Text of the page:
Dr Xanthe Mallett
“We all put our faith in the criminal justice system. We trust the professionals: the police, the lawyers, the judges, the expert witnesses. But what happens when the process lets us down and the wrong person ends up in jail? … Exposing false confessions, polices biases, misplaced evidence and dodgy science, Reasonable Doubt is an expert’s account of the murky underbelly of our justice system – and the way it affects us all.”
This book was both interesting and problematic. I wasn’t really sure what to do with the information I learnt beyond that forensic science is really cool! once again, I loved the blood splatter analysis. It reminded me fondly of a blood spatter book I read over 5 years ago.
However, the take homes from these stories are that some of the time (or even most of the time!) DNA or other forensic evidence can be interpretted incorrectly or even damaged during analysis. Something that may seem to put someone safely in jail with irrevoccable guilt, can possibly implicate them when they aren’t actually guilty.
Many of these cases come about where people ignored the evidence at hand. Or, they actually got a confession from someone for doing the murder, but then ignore that to put the person they ‘suspect’ in jail. You’d hope that these days people would be trained better to see how these biases arise, but half the time the expert seems to not be the expert. It’s thought-provoking, but also frustrating.
The acknowledgements bring up some questions about the lawyer cracked up on cocaine being the author’s friend! I read both of Tim Winton-Munro‘s non-fiction works, and while I thougth the first was good, the second was average. Is it just the time when people of that age start writing non-fiction about their lives? What determines who gets a publishing contract. But I digress…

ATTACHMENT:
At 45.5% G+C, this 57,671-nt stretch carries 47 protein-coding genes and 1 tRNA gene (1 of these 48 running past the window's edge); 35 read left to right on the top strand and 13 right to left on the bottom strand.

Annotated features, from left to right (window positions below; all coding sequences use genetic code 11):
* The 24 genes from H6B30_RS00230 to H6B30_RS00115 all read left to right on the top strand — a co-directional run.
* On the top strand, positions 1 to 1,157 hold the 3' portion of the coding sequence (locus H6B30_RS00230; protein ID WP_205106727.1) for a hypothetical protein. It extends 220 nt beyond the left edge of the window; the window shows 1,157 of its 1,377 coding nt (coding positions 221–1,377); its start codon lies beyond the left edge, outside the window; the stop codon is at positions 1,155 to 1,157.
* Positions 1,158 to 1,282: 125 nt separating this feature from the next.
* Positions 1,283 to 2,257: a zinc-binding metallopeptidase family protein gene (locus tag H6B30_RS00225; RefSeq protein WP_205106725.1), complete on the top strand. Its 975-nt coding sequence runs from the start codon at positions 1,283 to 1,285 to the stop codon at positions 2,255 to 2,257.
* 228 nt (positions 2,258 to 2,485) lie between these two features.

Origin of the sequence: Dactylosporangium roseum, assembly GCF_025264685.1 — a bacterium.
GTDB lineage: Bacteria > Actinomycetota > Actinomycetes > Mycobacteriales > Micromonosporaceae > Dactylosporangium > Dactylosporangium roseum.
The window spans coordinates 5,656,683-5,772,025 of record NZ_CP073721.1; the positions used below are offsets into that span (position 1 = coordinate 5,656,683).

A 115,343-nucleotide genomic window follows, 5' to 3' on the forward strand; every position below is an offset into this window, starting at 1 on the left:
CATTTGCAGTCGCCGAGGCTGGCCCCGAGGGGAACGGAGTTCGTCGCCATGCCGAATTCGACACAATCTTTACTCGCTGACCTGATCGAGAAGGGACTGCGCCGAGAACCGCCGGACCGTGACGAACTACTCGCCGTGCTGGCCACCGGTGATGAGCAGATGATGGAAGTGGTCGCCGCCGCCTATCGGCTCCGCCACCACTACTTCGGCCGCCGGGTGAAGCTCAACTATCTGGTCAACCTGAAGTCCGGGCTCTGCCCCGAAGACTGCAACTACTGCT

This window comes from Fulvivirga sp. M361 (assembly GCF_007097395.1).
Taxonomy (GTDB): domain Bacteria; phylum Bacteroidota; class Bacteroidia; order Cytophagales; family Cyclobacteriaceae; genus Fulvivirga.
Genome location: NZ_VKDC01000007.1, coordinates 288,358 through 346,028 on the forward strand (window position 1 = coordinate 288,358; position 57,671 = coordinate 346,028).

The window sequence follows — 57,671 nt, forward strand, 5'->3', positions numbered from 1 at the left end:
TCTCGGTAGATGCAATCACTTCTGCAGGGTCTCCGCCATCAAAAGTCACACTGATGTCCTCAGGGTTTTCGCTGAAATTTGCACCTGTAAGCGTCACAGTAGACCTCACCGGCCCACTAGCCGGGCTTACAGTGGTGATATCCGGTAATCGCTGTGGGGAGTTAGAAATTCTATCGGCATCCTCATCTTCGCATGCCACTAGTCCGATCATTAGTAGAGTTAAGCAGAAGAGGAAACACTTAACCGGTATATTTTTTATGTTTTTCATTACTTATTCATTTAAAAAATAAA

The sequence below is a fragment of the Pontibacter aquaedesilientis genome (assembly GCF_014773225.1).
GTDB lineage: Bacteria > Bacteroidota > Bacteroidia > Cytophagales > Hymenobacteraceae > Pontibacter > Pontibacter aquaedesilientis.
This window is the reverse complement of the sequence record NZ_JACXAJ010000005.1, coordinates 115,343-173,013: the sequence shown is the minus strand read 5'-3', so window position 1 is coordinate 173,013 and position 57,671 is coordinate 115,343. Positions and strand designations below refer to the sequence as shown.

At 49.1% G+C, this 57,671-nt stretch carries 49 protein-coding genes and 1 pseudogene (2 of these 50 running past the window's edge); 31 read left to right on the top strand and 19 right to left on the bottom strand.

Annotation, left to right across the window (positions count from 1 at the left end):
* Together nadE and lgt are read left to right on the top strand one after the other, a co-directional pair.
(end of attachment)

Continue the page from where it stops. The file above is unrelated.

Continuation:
Something cool that I did learn was that people are really bad at recognising people of other ethnic backgrounds. This could otherwise be known as “White people are unconcious assholes”. If you have a witness to a crime and give them a picture of other witnesses they will randomly select someone who looks familiar – regardless of whether they were another bystander or actually the suspect.
There’s lots of dodgy stories where people in positions of authority do idiotic things. I could say everyone should read this book to know what NOT to do if they are ever suspected of homicide. This book needs a tl:dr, since smart people might read the whole thing but it’s not necessarily the smart people that are the problem.
The takeaways I got was that even if you know you are innocent don’t tell them anything! Police will absolutely lie to your face if it gets them the outcome they want. I’m not sure that’s a good thing. Let’s just hope that I never end up on the scene of a crime – but then as a Caucasian, blonde hair, blue-eyed slimly built female, I’m probably not going to be a suspect.
Pan Macmillan | 28th July 2020| AU$32.99 | paperback